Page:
The Unknown Citizen

The Unknown Citizen

"The Unknown Citizen" is a poem by W. H. Auden. Auden wrote it in 1939, shortly after moving from England to the United States. The poem was first published in 1939 in The New Yorker, and first appeared in book form in Auden's collection Another Time (Random House, 1940).

The poem is the epitaph of a man, identified only by a combination of letters and numbers somewhat like an American Social Security number ("JS/07/M/378"), who is described entirely in external terms: from the point of view of government organizations such as the fictional "Bureau of Statistics." The speaker of the poem concludes that the man had lived an entirely average, therefore exemplary, life. The poem is a satire of standardization at the expense of individualism. The poem is implicitly the work of a government agency at some point in the future, when modern bureaucratizing trends have reached the point where citizens are known by arbitrary numbers and letters, not personal names.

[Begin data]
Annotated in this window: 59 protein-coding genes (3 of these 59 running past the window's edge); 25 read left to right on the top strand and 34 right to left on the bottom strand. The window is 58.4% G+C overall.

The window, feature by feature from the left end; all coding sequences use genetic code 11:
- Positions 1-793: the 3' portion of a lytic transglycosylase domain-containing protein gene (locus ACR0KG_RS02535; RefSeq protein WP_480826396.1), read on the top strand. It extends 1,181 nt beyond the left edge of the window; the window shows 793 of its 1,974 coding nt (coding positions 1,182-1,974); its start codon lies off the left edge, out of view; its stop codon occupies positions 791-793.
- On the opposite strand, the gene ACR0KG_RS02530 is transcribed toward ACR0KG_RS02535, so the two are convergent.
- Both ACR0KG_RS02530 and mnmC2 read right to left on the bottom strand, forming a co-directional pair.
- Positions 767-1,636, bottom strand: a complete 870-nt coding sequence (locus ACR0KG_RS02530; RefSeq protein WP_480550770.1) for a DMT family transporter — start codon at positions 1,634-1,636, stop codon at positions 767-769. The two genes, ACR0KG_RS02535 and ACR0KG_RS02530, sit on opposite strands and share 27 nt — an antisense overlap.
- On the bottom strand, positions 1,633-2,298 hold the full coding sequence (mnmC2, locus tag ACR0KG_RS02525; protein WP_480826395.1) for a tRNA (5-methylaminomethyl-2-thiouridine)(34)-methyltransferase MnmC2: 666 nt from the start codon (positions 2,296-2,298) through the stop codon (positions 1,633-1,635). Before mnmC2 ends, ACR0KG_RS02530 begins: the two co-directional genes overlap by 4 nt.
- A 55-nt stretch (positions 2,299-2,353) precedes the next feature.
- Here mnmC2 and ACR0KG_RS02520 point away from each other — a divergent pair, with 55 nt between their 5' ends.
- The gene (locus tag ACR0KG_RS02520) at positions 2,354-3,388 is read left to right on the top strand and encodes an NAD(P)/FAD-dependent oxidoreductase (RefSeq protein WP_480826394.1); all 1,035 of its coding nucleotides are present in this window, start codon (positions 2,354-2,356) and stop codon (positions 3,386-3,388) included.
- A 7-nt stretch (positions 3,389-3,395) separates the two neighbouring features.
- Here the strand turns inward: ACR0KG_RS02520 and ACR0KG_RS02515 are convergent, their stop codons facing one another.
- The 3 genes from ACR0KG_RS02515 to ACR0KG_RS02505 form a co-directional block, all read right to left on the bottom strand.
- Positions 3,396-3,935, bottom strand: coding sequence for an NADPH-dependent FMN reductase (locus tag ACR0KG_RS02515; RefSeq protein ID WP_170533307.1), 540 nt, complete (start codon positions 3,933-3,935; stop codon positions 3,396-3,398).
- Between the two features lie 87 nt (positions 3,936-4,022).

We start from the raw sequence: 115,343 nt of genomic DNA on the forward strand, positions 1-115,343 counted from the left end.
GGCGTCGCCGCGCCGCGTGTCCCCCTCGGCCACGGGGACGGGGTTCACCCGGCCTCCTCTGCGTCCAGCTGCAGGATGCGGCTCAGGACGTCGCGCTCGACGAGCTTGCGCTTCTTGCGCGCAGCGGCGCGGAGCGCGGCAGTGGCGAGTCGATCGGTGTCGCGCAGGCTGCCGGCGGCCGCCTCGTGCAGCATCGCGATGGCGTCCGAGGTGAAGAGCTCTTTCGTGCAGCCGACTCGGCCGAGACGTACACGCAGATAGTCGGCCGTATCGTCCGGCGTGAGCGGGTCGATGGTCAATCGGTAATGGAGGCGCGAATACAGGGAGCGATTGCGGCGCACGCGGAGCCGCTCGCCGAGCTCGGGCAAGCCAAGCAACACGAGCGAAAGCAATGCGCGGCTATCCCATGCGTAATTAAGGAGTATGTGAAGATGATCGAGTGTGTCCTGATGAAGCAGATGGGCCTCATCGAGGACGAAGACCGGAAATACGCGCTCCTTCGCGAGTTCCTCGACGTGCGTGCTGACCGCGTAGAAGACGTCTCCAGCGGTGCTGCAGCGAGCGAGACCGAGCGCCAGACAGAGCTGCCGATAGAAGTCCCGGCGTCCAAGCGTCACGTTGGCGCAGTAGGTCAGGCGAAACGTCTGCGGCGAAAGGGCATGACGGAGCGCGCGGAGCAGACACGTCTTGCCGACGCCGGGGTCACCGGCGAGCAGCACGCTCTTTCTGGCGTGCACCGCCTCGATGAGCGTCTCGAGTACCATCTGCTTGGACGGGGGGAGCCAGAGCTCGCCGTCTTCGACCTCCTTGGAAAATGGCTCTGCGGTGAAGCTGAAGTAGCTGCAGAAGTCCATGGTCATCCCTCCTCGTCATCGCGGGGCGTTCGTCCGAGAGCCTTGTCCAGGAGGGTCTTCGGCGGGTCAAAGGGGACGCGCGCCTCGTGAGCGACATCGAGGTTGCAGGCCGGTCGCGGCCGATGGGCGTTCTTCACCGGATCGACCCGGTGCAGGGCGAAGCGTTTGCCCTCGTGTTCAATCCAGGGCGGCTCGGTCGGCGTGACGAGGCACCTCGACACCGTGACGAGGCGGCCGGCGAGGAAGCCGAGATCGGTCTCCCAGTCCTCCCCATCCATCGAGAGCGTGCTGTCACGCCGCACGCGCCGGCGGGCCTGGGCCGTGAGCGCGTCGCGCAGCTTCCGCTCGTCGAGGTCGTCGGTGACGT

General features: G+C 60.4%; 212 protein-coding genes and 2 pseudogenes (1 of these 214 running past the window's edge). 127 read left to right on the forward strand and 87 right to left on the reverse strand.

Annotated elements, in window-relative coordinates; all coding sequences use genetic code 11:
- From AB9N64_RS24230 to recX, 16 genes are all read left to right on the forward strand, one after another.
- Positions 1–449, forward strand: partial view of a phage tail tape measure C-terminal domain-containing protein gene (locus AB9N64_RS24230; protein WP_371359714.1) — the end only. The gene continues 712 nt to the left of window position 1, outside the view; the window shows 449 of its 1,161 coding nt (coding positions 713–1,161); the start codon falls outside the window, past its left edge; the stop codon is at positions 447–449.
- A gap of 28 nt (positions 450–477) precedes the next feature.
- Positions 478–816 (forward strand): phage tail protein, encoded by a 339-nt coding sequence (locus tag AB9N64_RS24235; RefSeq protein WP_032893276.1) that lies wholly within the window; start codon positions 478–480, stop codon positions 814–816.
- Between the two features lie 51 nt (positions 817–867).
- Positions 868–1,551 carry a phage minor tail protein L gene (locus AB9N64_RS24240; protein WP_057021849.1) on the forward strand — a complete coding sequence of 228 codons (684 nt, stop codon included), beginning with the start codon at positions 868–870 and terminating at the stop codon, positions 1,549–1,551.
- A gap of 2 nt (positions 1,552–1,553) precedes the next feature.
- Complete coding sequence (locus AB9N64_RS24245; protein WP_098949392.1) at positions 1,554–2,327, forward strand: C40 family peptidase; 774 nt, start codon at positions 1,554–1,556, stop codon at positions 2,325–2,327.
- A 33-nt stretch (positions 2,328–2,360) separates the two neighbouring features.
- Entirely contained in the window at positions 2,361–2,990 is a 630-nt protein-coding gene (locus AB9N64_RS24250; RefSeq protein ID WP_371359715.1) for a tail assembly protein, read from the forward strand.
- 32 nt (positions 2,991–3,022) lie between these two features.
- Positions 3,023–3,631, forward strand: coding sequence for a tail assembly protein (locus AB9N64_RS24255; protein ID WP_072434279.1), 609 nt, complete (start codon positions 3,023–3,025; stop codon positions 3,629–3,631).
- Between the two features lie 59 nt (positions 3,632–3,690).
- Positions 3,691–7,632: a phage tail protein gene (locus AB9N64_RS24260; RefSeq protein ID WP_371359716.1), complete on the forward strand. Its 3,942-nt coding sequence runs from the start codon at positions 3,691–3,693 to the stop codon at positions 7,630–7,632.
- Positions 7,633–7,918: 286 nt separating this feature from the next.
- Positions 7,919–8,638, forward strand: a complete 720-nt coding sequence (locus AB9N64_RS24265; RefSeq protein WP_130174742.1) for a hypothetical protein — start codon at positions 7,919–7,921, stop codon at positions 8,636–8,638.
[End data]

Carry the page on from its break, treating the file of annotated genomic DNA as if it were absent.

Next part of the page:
Read more about The Unknown Citizen:  Interpretation

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The Unknown Citizen - Interpretation
... By describing the "average citizen" through the eyes of various government organizations, the poem criticizes standardization and the modern state's ... The epigraph to "Unknown Citizen" is a parody of the symbolic Tomb of the Unknown Soldier commemorating unidentified soldiers tombs of unknown soldiers were first ...

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